Spotting Pollen Allergies In Your Child

pollen allergyThere are more than 35 million people in America who dread the approach of spring and the pollen it brings.

If you suffer from pollen allergies, your child is more likely to have seasonal allergies also known as hayfever.

In fact, your child is 75 to 80 percent likely to develop allergies if both parents have allergies.

Many children develop allergies around age 5 or 6, although allergies can develop at any time from infancy to adult hood.

How can you spot a possible pollen allergy in your child? Look for these clues:

  • Frequent sneezing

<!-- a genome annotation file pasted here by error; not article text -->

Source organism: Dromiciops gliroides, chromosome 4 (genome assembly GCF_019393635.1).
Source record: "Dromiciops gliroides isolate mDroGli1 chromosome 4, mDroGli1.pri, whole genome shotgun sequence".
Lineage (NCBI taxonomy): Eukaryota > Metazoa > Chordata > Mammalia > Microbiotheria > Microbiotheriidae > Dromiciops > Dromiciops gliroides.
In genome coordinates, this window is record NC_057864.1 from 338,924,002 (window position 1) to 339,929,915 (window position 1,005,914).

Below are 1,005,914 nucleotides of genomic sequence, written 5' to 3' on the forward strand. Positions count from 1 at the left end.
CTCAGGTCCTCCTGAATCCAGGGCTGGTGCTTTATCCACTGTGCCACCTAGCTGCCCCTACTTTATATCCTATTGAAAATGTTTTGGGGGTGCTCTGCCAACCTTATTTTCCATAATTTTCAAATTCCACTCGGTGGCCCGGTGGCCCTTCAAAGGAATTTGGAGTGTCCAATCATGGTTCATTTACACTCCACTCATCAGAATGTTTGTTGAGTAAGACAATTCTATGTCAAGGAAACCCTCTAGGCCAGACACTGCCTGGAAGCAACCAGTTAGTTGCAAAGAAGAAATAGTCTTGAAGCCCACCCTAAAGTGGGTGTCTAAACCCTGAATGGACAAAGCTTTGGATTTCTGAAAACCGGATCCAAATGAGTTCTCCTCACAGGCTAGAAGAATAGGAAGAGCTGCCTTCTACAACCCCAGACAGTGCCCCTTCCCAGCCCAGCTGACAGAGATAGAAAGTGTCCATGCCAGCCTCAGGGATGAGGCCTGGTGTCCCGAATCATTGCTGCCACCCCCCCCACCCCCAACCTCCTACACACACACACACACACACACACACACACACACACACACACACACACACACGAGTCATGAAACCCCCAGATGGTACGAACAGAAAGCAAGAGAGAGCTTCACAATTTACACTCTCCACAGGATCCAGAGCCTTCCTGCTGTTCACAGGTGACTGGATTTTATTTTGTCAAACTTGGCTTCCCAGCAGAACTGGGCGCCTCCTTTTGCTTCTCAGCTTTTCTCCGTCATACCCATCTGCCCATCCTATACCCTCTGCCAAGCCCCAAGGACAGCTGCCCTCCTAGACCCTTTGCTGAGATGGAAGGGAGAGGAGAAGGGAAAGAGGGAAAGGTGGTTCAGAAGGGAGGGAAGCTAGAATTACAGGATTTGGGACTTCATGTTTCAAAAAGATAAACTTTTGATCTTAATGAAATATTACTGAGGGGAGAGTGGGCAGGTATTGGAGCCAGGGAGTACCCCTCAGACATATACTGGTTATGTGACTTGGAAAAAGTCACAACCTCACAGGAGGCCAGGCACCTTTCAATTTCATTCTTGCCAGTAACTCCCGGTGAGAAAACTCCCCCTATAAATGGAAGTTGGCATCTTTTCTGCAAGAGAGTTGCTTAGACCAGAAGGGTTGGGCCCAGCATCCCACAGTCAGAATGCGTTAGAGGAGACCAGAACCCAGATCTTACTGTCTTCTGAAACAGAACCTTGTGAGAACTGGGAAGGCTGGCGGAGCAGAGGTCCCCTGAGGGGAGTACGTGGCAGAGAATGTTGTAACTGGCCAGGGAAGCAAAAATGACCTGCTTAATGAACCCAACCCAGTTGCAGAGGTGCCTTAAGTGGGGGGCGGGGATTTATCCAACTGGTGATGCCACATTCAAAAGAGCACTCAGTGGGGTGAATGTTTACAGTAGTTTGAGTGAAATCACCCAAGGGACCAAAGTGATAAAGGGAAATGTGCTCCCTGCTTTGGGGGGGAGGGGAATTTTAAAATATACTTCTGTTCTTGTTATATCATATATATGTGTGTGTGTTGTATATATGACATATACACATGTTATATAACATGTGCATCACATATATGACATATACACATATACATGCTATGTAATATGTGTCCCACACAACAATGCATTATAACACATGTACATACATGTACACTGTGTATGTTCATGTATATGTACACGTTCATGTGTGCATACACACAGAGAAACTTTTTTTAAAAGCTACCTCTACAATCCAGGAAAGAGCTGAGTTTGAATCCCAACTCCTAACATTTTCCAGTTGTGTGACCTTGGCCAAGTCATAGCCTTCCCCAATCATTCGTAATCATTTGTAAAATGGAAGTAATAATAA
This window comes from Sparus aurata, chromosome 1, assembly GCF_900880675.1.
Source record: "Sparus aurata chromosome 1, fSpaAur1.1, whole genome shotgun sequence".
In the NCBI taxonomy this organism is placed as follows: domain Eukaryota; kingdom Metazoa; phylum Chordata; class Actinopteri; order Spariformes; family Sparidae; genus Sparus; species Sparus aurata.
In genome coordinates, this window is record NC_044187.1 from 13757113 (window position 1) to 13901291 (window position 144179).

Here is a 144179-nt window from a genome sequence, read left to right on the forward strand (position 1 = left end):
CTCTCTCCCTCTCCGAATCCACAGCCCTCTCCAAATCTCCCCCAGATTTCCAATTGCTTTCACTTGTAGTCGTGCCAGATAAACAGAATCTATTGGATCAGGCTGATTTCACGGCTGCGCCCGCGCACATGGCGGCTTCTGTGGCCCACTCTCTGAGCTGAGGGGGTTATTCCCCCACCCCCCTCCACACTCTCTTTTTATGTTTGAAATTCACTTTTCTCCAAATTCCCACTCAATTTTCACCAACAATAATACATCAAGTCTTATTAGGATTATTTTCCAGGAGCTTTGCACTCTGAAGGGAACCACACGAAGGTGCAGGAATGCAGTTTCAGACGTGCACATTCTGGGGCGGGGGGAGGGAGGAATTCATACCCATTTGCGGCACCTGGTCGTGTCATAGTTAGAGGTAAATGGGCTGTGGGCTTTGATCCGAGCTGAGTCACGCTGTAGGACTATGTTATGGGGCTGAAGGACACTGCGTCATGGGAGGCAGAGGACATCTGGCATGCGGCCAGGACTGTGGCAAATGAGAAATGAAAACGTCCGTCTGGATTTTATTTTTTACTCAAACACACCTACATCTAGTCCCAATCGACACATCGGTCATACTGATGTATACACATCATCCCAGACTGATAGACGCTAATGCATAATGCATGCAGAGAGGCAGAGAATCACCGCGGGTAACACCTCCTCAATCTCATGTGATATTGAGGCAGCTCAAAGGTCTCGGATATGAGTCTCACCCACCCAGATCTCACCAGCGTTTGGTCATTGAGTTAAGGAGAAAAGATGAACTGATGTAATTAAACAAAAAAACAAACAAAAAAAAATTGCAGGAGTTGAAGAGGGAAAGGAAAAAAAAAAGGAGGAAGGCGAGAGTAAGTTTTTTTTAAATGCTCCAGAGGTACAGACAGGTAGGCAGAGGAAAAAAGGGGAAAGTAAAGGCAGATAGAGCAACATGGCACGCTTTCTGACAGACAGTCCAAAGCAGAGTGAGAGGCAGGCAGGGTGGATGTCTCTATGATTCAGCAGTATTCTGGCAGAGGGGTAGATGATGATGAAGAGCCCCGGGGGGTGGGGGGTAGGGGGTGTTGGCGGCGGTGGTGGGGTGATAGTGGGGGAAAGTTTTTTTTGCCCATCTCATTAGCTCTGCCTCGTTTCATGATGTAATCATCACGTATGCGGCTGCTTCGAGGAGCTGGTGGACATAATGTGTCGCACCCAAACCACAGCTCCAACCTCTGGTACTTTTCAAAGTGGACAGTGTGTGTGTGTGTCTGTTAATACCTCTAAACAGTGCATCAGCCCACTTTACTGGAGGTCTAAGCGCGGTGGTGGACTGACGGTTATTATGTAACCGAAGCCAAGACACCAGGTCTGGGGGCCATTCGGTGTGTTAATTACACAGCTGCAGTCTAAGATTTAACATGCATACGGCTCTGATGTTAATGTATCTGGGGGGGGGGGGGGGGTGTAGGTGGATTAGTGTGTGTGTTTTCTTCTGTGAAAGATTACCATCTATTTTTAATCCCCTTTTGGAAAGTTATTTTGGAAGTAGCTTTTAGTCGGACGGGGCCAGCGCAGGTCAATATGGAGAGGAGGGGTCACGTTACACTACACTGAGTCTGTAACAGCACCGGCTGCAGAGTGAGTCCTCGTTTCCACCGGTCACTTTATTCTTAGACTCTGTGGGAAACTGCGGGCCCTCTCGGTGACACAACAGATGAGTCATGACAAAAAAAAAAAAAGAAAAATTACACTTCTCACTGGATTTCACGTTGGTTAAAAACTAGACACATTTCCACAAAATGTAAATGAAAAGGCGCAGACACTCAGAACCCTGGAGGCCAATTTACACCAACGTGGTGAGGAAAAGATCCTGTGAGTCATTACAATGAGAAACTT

• Watering eyes
  • Symptoms of a cold that do not include fever but last for more than 10 days
  • Recurrent ear or sinus infections
  • Frequent coughing, clearing of the throat, or talking with a hoarse voice

Here are some ways to limit your child’s exposure to pollen, which can trigger allergies and allergy symptoms:

  • Avoid being outside on days when pollen levels are high. Pollen counts are typically lower after a heavy rain, or in the late afternoon.
  • Use air conditioning rather than opening windows.
  • Choose plants for your yard that have lower levels of pollen.
  • Avoid doing yard work when children are outside.
  • Do not dry clothes outdoors; use a clothes dryer instead.
  • Have your child bathe and shampoo their hair before bedtime.
  • Avoid having pets that go outdoors and come back inside, bringing pollen with them.


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